Wednesday, August 03, 2005

It's Coming

No surprise, but confirmation of long-standing buzz here in the River City:
The grand jury investigating sex abuse in the Philadelphia Archdiocese has prepared a report that documents decades of assaults on children by more than 50 priests - but calls for no new criminal charges.

The report, more than 500 pages long, harshly criticizes church leaders for shielding abusers.
The grand jury did go on for well over three years so the report has long been anticipated. Now it's just a question of who, what and how bad... here's a preview:
The report concludes that archdiocese officials often conducted only a cursory inquiry when children or parents came to them with complaints. It also says church officials rarely, if ever, advised victims to call police. Nor did they contact police on their own, even when some priests admitted numerous assaults, investigators found....

Investigators concluded that some abusers found ways to stay in church posts that gave them access to children. But the investigation did not turn up a single case in which the archdiocese transferred a known abuser who then attacked again in a new parish.
More than anything else, especially given the tradition of a quiescent local church, the big variable is how the people will react. It's either continued ho-hum with no coverage and low rage levels (the emphatic hope and preference of the bosses) or all-out fury as the culture is scrutinized in public and challenged on the extent of its Catholicity vs. that of its clericalism. The grand jury's own reaction might give us a window to what's to come there:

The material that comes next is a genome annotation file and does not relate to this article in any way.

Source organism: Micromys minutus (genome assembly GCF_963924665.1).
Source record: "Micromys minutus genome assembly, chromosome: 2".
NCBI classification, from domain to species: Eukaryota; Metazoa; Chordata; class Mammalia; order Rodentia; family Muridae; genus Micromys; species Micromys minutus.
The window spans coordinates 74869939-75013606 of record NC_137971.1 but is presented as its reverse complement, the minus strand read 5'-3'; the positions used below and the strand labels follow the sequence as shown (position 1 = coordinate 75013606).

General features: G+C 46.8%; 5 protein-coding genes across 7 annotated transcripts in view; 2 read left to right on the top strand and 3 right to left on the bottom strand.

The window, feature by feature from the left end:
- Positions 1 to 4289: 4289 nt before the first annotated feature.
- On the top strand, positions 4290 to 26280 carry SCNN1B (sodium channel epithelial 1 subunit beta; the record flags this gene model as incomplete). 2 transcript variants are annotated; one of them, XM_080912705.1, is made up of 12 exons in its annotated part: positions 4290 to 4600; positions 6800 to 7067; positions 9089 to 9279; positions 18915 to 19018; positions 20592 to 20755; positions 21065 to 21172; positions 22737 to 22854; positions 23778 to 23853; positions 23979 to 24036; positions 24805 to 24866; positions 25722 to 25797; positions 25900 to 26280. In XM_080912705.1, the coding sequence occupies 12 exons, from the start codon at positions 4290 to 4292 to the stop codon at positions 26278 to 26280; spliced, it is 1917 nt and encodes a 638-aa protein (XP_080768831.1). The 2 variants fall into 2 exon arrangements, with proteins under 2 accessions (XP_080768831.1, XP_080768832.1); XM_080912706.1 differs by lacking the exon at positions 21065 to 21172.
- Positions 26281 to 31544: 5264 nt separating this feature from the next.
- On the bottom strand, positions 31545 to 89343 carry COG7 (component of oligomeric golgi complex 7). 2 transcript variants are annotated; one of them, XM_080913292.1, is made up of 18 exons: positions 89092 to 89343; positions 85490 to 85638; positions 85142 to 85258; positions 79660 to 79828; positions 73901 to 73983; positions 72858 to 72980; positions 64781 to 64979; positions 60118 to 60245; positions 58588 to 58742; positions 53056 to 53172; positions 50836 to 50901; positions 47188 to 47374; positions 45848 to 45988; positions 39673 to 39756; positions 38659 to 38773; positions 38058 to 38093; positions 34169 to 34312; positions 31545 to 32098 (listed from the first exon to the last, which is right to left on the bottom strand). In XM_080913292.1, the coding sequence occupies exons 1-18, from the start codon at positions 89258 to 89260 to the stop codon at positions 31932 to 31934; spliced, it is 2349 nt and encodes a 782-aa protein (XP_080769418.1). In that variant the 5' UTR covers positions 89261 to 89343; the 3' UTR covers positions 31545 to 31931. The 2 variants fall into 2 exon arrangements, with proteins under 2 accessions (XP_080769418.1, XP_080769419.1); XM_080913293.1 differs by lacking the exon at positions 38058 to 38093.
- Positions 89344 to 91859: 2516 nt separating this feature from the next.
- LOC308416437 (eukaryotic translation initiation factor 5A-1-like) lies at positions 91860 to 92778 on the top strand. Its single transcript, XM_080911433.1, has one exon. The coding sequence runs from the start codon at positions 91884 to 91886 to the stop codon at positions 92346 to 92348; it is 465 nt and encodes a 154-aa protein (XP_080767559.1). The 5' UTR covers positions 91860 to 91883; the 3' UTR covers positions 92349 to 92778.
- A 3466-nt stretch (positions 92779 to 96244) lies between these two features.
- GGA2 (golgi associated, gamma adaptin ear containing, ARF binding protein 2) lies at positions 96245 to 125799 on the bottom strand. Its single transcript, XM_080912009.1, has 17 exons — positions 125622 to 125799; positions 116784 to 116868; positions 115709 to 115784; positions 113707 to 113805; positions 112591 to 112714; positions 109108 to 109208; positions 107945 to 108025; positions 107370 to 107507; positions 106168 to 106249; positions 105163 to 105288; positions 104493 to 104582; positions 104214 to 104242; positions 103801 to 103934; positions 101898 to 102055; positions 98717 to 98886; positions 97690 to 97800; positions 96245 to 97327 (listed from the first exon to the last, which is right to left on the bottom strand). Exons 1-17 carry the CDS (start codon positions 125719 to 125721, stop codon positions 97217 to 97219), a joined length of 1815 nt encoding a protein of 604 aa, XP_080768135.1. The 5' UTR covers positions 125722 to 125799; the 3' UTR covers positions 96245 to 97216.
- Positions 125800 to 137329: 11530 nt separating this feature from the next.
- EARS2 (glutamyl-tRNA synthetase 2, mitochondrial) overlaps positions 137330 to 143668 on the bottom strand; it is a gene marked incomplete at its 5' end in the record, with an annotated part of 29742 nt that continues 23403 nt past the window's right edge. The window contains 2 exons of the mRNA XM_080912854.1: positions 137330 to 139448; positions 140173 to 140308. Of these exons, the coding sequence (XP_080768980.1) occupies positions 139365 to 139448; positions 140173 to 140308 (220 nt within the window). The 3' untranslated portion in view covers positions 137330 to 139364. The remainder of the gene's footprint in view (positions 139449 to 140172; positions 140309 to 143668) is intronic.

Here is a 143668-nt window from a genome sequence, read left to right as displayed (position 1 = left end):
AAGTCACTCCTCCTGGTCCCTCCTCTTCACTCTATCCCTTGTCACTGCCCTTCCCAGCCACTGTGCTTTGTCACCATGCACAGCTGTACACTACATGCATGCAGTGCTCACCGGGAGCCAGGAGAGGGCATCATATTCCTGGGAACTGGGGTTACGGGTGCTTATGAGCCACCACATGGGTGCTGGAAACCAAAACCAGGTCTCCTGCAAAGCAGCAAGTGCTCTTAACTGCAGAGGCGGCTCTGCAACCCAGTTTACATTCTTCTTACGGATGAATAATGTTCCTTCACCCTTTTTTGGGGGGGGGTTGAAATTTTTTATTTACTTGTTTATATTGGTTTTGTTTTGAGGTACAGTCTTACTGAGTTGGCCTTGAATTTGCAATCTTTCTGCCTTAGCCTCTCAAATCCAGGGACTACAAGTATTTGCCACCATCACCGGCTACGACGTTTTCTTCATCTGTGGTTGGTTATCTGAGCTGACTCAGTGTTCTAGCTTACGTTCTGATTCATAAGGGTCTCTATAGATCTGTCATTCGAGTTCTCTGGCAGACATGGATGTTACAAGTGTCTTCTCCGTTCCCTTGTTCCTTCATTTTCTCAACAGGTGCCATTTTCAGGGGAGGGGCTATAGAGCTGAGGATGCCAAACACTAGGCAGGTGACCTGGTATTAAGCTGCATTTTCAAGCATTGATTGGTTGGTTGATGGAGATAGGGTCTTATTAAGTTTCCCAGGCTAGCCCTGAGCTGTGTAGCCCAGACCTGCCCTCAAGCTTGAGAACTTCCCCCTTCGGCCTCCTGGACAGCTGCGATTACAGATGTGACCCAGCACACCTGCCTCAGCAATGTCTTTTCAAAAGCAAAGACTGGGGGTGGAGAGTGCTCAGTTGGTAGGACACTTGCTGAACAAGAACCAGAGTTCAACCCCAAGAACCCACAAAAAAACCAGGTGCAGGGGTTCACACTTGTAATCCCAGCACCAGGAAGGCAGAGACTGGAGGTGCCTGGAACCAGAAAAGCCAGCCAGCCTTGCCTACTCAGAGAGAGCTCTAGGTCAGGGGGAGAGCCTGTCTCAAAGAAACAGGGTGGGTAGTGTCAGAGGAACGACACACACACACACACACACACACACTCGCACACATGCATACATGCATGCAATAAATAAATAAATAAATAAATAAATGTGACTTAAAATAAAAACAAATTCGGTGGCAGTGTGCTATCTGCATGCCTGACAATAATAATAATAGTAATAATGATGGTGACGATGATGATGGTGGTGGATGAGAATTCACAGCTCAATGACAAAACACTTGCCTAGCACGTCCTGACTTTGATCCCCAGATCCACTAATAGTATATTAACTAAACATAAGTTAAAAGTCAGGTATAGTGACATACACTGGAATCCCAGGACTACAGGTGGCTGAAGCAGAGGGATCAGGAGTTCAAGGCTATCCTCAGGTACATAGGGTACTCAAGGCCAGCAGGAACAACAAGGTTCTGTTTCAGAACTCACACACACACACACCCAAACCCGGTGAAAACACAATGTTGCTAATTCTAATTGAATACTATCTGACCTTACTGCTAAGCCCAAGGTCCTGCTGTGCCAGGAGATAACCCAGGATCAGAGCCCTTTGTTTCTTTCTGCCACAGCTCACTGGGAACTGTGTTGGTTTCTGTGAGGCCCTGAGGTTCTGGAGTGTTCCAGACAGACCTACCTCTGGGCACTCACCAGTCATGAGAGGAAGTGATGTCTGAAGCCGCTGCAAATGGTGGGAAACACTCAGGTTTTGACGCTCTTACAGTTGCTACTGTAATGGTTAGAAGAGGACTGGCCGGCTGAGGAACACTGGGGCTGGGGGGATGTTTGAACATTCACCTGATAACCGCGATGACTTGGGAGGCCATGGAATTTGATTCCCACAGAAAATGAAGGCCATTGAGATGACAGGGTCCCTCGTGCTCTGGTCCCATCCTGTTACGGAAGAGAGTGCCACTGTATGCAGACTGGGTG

The grand-jury investigation has been an often emotional experience for witnesses and the 23 grand jurors alike.

In some cases, accusers broke down as they testified of long-ago abuse suffered when they were children. Sometimes, jurors wept as well, according to people familiar with the investigation.

If it hits with the latter outpouring, the last absolute monarchy in American Catholicism will tremble a bit more than it's currently used to.

This will be a very interesting month.



Blogger Disgusted in DC said...

I have long felt that these kinds of grand jury reports are an abuse of the prosecutorial process, even if they are legal. The job of a prosecutor is to prosecute crimes when the interests of justice so require. In my view, it is not the proper role of a prosecutor to issue grand jury reports for the purpose of chastizing legal conduct, even if immoral. The only mitigating factor - not that it will mean all that much - is that the Archdiocese will probably be cleared of any criminal charges, something that likely Ms. Abraham had reason to believe all along.

3/8/05 10:28  

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